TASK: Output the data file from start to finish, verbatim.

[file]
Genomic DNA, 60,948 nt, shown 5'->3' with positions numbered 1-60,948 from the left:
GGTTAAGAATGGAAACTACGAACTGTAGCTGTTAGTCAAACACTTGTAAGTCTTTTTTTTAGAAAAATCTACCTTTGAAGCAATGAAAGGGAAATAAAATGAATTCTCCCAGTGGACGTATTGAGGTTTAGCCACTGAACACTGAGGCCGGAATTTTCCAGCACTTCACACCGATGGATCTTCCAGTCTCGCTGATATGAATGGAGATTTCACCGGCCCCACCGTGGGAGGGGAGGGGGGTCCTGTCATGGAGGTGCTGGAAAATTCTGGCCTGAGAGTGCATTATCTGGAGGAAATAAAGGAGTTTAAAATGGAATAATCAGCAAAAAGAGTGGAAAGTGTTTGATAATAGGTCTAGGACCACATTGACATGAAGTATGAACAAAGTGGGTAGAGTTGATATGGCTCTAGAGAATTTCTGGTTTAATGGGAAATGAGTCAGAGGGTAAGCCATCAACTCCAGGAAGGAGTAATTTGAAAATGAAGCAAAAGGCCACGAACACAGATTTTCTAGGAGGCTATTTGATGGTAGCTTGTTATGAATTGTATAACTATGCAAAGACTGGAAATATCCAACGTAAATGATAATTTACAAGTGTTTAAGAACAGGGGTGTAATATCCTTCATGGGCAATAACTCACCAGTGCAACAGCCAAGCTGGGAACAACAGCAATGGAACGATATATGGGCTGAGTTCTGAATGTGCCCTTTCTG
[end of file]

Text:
Genomic DNA, 60,948 nt, shown 5'->3' with positions numbered 1-60,948 from the left:
GGTTAAGAATGGAAACTACGAACTGTAGCTGTTAGTCAAACACTTGTAAGTCTTTTTTTTAGAAAAATCTACCTTTGAAGCAATGAAAGGGAAATAAAATGAATTCTCCCAGTGGACGTATTGAGGTTTAGCCACTGAACACTGAGGCCGGAATTTTCCAGCACTTCACACCGATGGATCTTCCAGTCTCGCTGATATGAATGGAGATTTCACCGGCCCCACCGTGGGAGGGGAGGGGGGTCCTGTCATGGAGGTGCTGGAAAATTCTGGCCTGAGAGTGCATTATCTGGAGGAAATAAAGGAGTTTAAAATGGAATAATCAGCAAAAAGAGTGGAAAGTGTTTGATAATAGGTCTAGGACCACATTGACATGAAGTATGAACAAAGTGGGTAGAGTTGATATGGCTCTAGAGAATTTCTGGTTTAATGGGAAATGAGTCAGAGGGTAAGCCATCAACTCCAGGAAGGAGTAATTTGAAAATGAAGCAAAAGGCCACGAACACAGATTTTCTAGGAGGCTATTTGATGGTAGCTTGTTATGAATTGTATAACTATGCAAAGACTGGAAATATCCAACGTAAATGATAATTTACAAGTGTTTAAGAACAGGGGTGTAATATCCTTCATGGGCAATAACTCACCAGTGCAACAGCCAAGCTGGGAACAACAGCAATGGAACGATATATGGGCTGAGTTCTGAATGTGCCCTTTCTG